Dr. Jo-Anne R. Dillon

Professor, Dept. of Microbiology and Immunology, University of Saskatchewan and Research Scientist, Vaccine and Infectious Disease Organization (VIDO) - International Vaccine Center (VIDO-InterVac) Saskatoon, SK
Researcher of the month: 
Jul 2014

Fighting the comeback of sexually transmitted diseases

Gonorrhea is the most common sexually transmitted disease (STD) in the world, and it’s making a comeback due to emerging antibiotic resistance (AMR). Physicians can no longer use a single magic bullet to eradicate it; they now must use a hail of antibiotics to shoot it down.

The world needs two new weapons to get back into the fight against this widespread STD, says Dr. Jo-Anne Dillon. It needs a fast, effective detection kit for the pathogen and its antibiotic resistance and a safe, effective vaccine.

Dillon is a Professor of Microbiology and Immunology at the University of Saskatchewan and a Research Scientist at the Vaccine and Infectious Disease Organization in Saskatoon, SK.

“Almost all the research that I do – whether it’s public health-oriented, dealing with the frequency of resistance in various regions around the world, or more basic, such as discovering mechanisms of antimicrobial action or transmission patterns – connects to an overall theme of antimicrobial resistance.”

Dillon also focuses her boundless energy on researching the molecular epidemiology and bacterial cell division mechanisms of Neisseria gonorrhoeae, the microorganisms that causes gonorrhea, and other pathogenic bacteria.

She is a pioneer in this field who has earned the respect of her peers worldwide as a research scientist, public health advocate and gifted administrator of scientific programs.

A passionate scientist

As an undergraduate at the University of Toronto, Jo-Anne Dillon had “absolutely stupendous” teachers in microbiology. They ignited a passion that shifted her interest from chemistry and physics to bacterial genetics. She began to read voraciously about pioneers in microbiology. After graduating, she made pilgrimages to Louis Pasteur’s birthplace and the World Health Organization (WHO) to “see what they did.”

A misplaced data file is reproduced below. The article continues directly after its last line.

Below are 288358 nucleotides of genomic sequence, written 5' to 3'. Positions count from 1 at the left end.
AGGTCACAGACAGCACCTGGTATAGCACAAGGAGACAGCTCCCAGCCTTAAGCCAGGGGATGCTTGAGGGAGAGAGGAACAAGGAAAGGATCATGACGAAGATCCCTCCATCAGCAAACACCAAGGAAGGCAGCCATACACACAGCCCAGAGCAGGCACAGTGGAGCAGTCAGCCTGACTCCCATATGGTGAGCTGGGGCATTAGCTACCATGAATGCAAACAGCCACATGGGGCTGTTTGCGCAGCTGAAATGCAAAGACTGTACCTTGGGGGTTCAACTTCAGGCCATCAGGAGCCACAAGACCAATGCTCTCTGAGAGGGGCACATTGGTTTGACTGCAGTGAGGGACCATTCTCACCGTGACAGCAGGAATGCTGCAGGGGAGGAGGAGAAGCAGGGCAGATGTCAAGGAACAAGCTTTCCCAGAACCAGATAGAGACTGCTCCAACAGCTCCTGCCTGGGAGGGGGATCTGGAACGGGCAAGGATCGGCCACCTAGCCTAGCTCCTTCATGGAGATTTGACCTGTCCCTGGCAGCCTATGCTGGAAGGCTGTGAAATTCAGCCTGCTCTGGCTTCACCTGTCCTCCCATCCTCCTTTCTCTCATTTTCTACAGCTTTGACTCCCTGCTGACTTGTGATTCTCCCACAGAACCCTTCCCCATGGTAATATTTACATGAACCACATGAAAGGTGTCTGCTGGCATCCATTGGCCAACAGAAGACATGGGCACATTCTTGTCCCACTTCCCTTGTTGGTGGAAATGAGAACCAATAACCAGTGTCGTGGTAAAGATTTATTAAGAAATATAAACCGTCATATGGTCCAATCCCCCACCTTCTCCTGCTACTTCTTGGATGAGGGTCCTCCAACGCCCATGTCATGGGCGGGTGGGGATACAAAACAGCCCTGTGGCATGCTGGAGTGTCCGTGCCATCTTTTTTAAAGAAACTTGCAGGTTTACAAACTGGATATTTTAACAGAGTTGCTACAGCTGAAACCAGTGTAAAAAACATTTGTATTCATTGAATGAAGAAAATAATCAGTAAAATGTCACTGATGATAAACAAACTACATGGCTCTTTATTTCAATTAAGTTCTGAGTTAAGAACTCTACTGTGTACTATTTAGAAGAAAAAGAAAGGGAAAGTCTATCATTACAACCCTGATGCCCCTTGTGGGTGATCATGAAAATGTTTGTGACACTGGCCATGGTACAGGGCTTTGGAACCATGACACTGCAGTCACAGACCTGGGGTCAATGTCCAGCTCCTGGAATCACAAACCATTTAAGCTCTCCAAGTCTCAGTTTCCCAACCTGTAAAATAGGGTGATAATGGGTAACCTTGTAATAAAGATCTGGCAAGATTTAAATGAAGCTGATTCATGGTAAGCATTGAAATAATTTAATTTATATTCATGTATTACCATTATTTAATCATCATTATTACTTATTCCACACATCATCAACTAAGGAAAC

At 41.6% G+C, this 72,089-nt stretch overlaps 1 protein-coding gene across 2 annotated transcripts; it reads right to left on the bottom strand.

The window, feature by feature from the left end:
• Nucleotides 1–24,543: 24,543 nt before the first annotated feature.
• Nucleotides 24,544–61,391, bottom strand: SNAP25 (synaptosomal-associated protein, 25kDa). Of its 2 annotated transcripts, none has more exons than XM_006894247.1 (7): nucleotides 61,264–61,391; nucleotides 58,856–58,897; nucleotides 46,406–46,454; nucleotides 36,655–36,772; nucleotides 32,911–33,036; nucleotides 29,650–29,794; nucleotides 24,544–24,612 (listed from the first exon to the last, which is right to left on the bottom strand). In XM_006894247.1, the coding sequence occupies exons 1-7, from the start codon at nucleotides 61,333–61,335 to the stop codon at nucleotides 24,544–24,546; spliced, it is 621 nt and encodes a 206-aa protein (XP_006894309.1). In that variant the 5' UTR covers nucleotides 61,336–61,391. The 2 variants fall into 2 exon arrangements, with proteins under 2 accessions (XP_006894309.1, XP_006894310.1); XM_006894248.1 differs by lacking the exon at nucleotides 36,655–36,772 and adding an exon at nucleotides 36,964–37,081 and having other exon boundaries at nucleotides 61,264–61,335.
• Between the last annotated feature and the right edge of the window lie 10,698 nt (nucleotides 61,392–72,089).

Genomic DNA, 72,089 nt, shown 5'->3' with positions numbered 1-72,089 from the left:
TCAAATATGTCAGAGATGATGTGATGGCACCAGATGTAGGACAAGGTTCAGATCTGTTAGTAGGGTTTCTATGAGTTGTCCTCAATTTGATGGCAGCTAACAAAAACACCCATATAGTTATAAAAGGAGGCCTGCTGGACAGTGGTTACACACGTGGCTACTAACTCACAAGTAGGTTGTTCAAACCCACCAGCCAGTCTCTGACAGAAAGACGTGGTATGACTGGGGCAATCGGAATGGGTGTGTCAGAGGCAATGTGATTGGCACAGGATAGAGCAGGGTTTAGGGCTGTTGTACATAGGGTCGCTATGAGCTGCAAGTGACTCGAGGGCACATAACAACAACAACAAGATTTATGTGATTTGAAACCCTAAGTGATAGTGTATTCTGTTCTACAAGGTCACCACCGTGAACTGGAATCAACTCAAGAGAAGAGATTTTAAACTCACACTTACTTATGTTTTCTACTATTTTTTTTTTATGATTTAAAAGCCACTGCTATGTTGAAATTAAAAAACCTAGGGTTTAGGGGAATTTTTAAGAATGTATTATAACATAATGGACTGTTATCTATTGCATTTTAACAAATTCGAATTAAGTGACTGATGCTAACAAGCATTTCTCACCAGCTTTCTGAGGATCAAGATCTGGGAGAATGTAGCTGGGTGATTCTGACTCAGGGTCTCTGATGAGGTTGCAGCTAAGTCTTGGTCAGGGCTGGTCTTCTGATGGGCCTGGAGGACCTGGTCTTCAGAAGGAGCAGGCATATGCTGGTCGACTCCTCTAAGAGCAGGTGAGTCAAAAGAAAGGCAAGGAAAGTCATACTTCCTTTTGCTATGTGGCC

She earned a doctorate in Microbiology and Immunology at Queen’s University. Her postdoctoral studies with Dr. Charles C. Brinton at the University of Pittsburgh focused on pili, hair-like structures on the surface of many bacteria, including Neisseria gonorrhoeae. Pili help bacteria to adhere to their intended targets and are involved in taking up DNA from the environment. They are an important part of the pathogenic machinery of an organism. Brinton was first to promote the idea that harmless pili might be ideal vaccine antigens to use against bacterial diseases.

Pili turned out not to be good vaccine candidates against gonorrhea, Dillon points out, because they shift their characteristics so frequently that any vaccine against pili alone is rendered useless within a very short period.

“I got started in the Neisseria world in Dr Brinton’s laboratory,” Dillon recalls. “I found the organism endlessly fascinating, and I’m still not bored with it.”

She developed a passion for studying bacteria at a time when DNA technology was rapidly evolving. Eager to share her knowledge and expertise, she co-authored Recombinant DNA Methodology, one of the first textbooks on the topic, and taught molecular technology to clinicians, long before such courses were routine in medical schools.

Throughout her career, Dillon has balanced the role of administrator with her passion for basic research. She has influenced the structure of both public health and medical research institutions in Canada.

In 1975, she became Chief of the Antimicrobials and Molecular Biology Division, Laboratory Centre for Disease Control, the first laboratory in Health Canada to use recombinant DNA methods. She was founding director of the National Laboratory for Sexually Transmitted Diseases based, at that time, at the Laboratory Centre for Disease Control – Health Canada (Ottawa).

Dillon was the first female President of the Canadian Society of Microbiologists. She established and still runs the WHO’s Gonococcal Antimicrobial Surveillance Program (GASP) in Latin America and the Caribbean.

In 1994, she became Chair of the Department of Microbiology, Immunology, and Biochemistry at the University of Ottawa. She was founding director and head of the university’s Center for Research in Biopharmaceuticals and Biotechnology. In 2001, Dillon accepted a position as Dean of Arts and Sciences at the University of Saskatchewan (USask).

“The entire time that I held those administrative positions, I maintained my research profile,” she says. Dillon strongly believes that basic research, advocacy and administrative service are foundations for better health.

As President of the International Society for STD Research (ISSTDR), Dillon once spoke about the value of service. “It’s part of how I define myself as a scientist. Service work is complementary to my research, and it will always be a key part of what I do,” she says. “It's a driving force in my life. Basically, helping others, even though they might not know that you're helping them, is a real driver for my research and public health activities.

“As research scientists, we constantly wonder about the future impact of our work. In my case, the short-term impact is knowledge about antimicrobial resistance and the development of tests that can detect it or specific pathogens. The long-term impacts are policies for better health, new laboratory procedures, novel discoveries and better training methodologies.”